The greatest challenge to any thinker is stating the problem in a way that will allow a solution

Bertrand Russell


On 22 Jun 2011

Basic / Introductionary

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All servers have one purpose, to serve.

To facilitate this, one or more applications or services need to run, and it is these applications or services, that provide the server’s function to its clients. These are utterly dependant on physical resources in order to be able deliver, but its the applications/services and their configuration or data, that distinguish one server from another.

Physical Servers

All standard physical servers contain the same layers of components…

  • The Hardware provides the physical resources to be used.
  • Running on this the Basic Input/Output System (BIOS) provides an interface to the hardware.
  • Device Drivers then provide common standard interfaces into the hardware,
  • which allows the server’s Operating System to run on the server.
  • Finally, through the layers of abstraction that the Operating System and the layers below provide, the Application(s) (or Services) are able to run without any specific requirement or knowledge of the hardware it’s ultimately running on.

Phsyical Server Layer

Virtual Servers

Virtual servers must provide the same service to their clients, and so run the same Applications as their physical counterparts. For this to be achieved easily, they need the same Operating System on which to run on, so that the software’s interfaces to the system’s hardware resources its designed for, are identical in either physical or virtual scenarios.

So, despite being run on a Virtual server, an application still needs access to physical resources (CPU, Memory, Disk, etc), which are provided by server Hardware.  Therefore a Virtual server contains the same layers as a standard Physical server, however to enable the virtualisation, an extra layer of magic is required…

The Magic of Virtualisation

In order to virtualise a Physical server, its resources need to be shared so that more than one Virtual Servers (also known as Virtual Machines) can run on it. This divvying up of resources is done by the VMkernel, balancing up the requests of the Virtual Machines (VM’s) it’s serving, which runs directly on top of the Hardware’s BIOS.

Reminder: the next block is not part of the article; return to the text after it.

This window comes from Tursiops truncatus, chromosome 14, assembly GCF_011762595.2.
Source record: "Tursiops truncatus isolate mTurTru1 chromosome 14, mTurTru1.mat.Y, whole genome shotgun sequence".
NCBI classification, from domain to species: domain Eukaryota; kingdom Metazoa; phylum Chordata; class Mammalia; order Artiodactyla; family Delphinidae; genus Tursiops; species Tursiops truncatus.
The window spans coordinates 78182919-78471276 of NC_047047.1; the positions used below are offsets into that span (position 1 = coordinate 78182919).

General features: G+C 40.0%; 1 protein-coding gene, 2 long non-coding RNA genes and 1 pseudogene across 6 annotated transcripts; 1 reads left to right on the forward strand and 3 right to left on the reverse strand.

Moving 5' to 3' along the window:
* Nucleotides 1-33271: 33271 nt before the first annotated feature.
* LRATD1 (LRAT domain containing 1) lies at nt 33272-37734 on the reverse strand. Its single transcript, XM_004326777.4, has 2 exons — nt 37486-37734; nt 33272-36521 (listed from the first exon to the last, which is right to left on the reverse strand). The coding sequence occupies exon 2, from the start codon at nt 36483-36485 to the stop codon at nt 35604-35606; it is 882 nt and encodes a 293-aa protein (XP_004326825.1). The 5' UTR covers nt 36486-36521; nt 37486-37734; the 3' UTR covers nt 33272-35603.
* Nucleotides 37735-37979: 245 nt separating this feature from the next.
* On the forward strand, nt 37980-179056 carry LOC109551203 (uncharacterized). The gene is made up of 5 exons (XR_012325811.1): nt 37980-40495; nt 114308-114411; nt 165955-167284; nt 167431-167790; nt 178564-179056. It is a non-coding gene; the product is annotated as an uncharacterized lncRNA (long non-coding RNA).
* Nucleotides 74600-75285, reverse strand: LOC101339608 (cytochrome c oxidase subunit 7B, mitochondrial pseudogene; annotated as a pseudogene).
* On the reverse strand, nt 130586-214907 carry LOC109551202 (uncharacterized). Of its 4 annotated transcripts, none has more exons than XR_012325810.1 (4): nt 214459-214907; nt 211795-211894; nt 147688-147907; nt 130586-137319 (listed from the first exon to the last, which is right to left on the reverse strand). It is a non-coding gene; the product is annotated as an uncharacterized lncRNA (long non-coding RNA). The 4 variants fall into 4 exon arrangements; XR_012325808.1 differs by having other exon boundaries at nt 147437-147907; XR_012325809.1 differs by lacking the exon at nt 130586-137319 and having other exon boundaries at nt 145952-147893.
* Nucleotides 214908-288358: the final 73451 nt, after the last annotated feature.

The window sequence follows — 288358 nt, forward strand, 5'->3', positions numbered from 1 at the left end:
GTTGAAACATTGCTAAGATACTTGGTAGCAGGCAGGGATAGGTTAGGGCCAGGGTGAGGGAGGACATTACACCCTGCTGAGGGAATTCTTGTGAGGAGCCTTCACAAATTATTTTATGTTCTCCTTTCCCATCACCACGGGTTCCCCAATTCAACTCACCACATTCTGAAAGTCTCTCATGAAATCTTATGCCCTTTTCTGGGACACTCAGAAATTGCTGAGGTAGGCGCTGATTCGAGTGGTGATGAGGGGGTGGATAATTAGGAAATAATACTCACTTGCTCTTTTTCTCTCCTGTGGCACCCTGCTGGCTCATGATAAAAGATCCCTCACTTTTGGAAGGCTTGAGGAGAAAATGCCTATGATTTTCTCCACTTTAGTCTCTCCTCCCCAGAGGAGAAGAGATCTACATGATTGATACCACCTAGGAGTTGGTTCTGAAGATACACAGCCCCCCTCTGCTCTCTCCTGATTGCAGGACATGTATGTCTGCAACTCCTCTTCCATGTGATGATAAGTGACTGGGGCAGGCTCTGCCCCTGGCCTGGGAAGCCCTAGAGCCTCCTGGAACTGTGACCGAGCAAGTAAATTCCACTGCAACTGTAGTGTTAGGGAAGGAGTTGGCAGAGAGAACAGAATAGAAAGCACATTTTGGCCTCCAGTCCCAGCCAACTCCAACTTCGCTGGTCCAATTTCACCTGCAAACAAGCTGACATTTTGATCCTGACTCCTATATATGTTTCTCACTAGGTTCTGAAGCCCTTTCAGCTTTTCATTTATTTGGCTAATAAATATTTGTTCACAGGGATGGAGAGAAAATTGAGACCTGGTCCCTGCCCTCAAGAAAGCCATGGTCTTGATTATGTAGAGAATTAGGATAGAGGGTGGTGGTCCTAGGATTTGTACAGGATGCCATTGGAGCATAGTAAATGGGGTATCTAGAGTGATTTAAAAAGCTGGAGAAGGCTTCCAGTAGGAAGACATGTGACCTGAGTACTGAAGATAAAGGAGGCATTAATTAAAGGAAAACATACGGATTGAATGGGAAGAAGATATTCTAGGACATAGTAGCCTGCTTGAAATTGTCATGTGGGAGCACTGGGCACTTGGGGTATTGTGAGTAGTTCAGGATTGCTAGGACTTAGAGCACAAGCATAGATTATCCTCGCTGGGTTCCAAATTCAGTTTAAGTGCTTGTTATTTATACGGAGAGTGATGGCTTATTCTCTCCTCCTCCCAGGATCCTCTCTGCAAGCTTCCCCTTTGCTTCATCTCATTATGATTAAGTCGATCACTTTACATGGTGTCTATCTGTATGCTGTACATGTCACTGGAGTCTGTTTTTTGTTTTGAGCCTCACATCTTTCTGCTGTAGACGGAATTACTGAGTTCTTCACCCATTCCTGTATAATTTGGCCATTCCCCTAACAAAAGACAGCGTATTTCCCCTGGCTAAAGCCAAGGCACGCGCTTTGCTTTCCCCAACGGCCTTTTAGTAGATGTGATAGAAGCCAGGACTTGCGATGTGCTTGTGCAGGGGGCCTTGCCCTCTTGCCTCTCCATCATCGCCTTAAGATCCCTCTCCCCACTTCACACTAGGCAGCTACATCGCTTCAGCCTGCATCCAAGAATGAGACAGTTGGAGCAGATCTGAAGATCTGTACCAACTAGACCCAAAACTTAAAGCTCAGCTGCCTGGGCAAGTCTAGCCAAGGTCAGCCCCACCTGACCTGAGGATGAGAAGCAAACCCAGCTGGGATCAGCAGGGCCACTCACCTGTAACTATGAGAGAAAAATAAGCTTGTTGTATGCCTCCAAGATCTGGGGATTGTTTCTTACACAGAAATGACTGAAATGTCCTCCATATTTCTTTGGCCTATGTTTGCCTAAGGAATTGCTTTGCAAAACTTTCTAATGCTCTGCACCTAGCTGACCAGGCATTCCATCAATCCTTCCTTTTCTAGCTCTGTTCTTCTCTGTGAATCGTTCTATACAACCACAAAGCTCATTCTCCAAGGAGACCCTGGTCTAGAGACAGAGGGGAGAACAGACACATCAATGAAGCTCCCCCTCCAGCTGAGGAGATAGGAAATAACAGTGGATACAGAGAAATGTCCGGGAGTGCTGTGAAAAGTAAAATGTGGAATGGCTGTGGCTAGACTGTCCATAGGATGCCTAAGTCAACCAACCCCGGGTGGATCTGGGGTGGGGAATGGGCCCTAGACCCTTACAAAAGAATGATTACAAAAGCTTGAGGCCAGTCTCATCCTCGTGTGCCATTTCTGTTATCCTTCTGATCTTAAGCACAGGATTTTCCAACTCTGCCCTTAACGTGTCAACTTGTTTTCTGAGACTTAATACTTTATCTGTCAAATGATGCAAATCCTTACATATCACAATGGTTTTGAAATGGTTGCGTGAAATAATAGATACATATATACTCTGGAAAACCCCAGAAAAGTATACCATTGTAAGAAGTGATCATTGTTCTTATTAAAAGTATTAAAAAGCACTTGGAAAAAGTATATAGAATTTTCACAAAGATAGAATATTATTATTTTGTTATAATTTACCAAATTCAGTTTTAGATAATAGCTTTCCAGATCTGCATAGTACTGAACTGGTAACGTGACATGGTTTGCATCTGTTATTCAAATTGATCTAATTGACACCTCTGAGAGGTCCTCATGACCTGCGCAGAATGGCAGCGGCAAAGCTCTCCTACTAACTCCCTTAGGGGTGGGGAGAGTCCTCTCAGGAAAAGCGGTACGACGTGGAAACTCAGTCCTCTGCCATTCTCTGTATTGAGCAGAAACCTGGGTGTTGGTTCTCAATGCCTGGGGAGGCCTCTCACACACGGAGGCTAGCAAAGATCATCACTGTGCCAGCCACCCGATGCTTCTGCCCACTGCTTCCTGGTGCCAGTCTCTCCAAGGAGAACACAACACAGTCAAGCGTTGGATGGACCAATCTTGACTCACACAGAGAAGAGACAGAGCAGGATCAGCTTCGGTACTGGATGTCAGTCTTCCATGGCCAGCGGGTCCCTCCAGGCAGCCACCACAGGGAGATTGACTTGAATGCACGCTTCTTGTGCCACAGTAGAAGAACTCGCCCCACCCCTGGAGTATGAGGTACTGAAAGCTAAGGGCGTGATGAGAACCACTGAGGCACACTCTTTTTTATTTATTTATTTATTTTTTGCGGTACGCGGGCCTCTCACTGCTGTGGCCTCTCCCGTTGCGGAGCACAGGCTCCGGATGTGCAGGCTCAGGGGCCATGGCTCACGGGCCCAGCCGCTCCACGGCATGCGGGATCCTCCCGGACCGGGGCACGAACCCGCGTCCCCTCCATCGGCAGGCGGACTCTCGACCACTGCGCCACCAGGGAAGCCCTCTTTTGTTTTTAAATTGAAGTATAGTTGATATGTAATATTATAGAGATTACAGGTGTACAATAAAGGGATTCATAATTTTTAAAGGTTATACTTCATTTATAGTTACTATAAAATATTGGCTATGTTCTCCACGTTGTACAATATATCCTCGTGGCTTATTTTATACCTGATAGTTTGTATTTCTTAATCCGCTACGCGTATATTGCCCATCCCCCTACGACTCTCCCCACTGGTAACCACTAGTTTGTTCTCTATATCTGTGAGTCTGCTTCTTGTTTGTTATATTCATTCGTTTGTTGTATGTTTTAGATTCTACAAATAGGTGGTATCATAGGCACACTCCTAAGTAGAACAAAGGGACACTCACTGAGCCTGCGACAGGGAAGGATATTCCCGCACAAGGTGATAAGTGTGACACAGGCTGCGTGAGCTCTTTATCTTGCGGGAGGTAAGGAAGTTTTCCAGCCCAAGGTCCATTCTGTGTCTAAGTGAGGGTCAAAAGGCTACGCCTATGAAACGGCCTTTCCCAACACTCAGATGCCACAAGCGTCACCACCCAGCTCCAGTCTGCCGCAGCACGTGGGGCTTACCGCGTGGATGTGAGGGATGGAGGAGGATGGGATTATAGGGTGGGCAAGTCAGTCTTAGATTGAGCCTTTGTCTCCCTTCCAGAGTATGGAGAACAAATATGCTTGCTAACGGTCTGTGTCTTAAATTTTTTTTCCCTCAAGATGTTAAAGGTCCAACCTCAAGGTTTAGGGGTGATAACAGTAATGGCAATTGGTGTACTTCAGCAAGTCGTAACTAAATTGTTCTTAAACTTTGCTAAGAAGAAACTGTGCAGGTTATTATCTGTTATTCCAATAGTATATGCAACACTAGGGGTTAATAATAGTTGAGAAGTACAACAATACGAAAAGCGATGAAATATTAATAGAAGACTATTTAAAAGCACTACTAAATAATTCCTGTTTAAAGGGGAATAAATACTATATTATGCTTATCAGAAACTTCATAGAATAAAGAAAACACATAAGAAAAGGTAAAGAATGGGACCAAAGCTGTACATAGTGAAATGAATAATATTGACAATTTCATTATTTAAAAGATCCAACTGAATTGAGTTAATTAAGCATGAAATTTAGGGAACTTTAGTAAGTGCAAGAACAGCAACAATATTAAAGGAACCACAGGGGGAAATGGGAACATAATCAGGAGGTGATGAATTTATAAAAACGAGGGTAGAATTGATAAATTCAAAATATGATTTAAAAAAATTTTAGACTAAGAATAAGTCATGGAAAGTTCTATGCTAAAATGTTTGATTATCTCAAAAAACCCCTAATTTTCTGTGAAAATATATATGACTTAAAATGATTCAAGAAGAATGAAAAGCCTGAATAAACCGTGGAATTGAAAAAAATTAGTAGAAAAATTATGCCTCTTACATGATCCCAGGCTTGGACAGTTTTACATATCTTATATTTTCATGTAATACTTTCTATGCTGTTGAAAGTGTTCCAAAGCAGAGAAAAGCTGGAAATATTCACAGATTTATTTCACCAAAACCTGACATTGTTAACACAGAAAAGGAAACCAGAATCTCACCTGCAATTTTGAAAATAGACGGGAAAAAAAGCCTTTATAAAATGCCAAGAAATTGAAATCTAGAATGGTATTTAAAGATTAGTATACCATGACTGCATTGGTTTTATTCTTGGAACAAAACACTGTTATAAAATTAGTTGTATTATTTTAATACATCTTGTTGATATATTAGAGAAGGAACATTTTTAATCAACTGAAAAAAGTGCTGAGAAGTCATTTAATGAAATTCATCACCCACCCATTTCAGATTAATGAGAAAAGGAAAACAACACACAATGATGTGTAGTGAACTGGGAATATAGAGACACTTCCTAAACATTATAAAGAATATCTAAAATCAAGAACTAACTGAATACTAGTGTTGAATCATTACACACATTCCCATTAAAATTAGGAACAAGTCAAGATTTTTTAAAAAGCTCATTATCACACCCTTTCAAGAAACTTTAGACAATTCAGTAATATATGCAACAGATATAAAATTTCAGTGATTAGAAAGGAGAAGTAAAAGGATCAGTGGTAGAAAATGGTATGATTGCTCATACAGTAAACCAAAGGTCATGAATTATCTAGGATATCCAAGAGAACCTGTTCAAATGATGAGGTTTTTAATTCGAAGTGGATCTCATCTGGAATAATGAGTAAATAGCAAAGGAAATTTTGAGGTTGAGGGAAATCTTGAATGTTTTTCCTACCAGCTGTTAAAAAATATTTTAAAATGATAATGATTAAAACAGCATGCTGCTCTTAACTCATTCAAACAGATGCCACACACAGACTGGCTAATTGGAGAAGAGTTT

Each Virtual Machine starts with a virtual BIOS, which to the layers above appears as any normal BIOS would that runs directly on a piece of hardware. It’s nothing more than a standard version Phoenix BIOS, altered by VMware to run on the VM Kernel instead of physical hardware.

As with a Physical server, on top of the BIOS runs the Device Drivers, which provide a common interface for the Operating System to utilise the systems resources.  The Drivers are common device manufacturer’s drivers which are, for example, installed automatically by a Windows2003 install. However, for performance reasons, a few of Drivers have VMware modified versions which can be installed once the guest OS is up and running.

At the Operating System layer any signs of the virtualisation below are non-existent; the common interfaces provided by the drivers to the OS means that its runs exactly as it would on a Physical server.  Therefore Application(s) running on the OS are oblivious to any differences in the way physical resources below are being managed.

Virtual Server Layers


The VMkernel is a lightweight layer of software (reportedly about 200k lines of code, at least in ESX3 anyway) written especially for the task of managing the demands of VM’s on the physical hardware below. As it sits directly on the hardware’s BIOS, without manufacturer’s drivers in-between, the VMK has to be designed for every variety of hardware it runs on, and so runs on a restrictive list of manufacturer’s kit.

Often refereed to as a ‘bare-metal’ architecture, the VMkernel has direct control of all the hardware it’s running on. It also has no user interface, any configuration changes have to be done via a separate management console. Therefore the VMK’s lack of complexity, and focus on only the job in hand, should mean an efficient use of the hardware’s performance

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